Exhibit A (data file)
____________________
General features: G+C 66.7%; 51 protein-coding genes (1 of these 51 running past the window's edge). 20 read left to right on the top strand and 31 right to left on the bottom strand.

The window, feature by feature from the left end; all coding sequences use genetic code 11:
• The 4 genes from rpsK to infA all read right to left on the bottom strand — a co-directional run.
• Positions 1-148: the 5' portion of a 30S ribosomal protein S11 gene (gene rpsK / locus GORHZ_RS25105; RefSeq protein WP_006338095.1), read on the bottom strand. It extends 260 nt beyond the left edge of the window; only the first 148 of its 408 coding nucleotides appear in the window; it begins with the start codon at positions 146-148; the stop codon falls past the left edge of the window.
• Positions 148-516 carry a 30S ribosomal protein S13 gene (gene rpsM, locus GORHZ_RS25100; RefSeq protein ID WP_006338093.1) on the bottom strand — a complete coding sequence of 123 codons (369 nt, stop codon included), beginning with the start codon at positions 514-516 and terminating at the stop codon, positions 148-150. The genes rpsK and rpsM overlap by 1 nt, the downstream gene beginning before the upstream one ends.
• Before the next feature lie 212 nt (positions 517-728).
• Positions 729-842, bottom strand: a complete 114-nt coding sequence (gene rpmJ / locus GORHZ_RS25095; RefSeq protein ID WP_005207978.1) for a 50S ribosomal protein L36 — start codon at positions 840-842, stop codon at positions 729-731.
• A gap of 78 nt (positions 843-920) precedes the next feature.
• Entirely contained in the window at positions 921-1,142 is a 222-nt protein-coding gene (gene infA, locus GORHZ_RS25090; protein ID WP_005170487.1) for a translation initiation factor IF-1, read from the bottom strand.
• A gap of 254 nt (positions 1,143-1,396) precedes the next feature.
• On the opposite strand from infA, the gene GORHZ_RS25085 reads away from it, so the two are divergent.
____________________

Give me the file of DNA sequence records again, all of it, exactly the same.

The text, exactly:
General features: G+C 66.7%; 51 protein-coding genes (1 of these 51 running past the window's edge). 20 read left to right on the top strand and 31 right to left on the bottom strand.

The window, feature by feature from the left end; all coding sequences use genetic code 11:
• The 4 genes from rpsK to infA all read right to left on the bottom strand — a co-directional run.
• Positions 1-148: the 5' portion of a 30S ribosomal protein S11 gene (gene rpsK / locus GORHZ_RS25105; RefSeq protein WP_006338095.1), read on the bottom strand. It extends 260 nt beyond the left edge of the window; only the first 148 of its 408 coding nucleotides appear in the window; it begins with the start codon at positions 146-148; the stop codon falls past the left edge of the window.
• Positions 148-516 carry a 30S ribosomal protein S13 gene (gene rpsM, locus GORHZ_RS25100; RefSeq protein ID WP_006338093.1) on the bottom strand — a complete coding sequence of 123 codons (369 nt, stop codon included), beginning with the start codon at positions 514-516 and terminating at the stop codon, positions 148-150. The genes rpsK and rpsM overlap by 1 nt, the downstream gene beginning before the upstream one ends.
• Before the next feature lie 212 nt (positions 517-728).
• Positions 729-842, bottom strand: a complete 114-nt coding sequence (gene rpmJ / locus GORHZ_RS25095; RefSeq protein ID WP_005207978.1) for a 50S ribosomal protein L36 — start codon at positions 840-842, stop codon at positions 729-731.
• A gap of 78 nt (positions 843-920) precedes the next feature.
• Entirely contained in the window at positions 921-1,142 is a 222-nt protein-coding gene (gene infA, locus GORHZ_RS25090; protein ID WP_005170487.1) for a translation initiation factor IF-1, read from the bottom strand.
• A gap of 254 nt (positions 1,143-1,396) precedes the next feature.
• On the opposite strand from infA, the gene GORHZ_RS25085 reads away from it, so the two are divergent.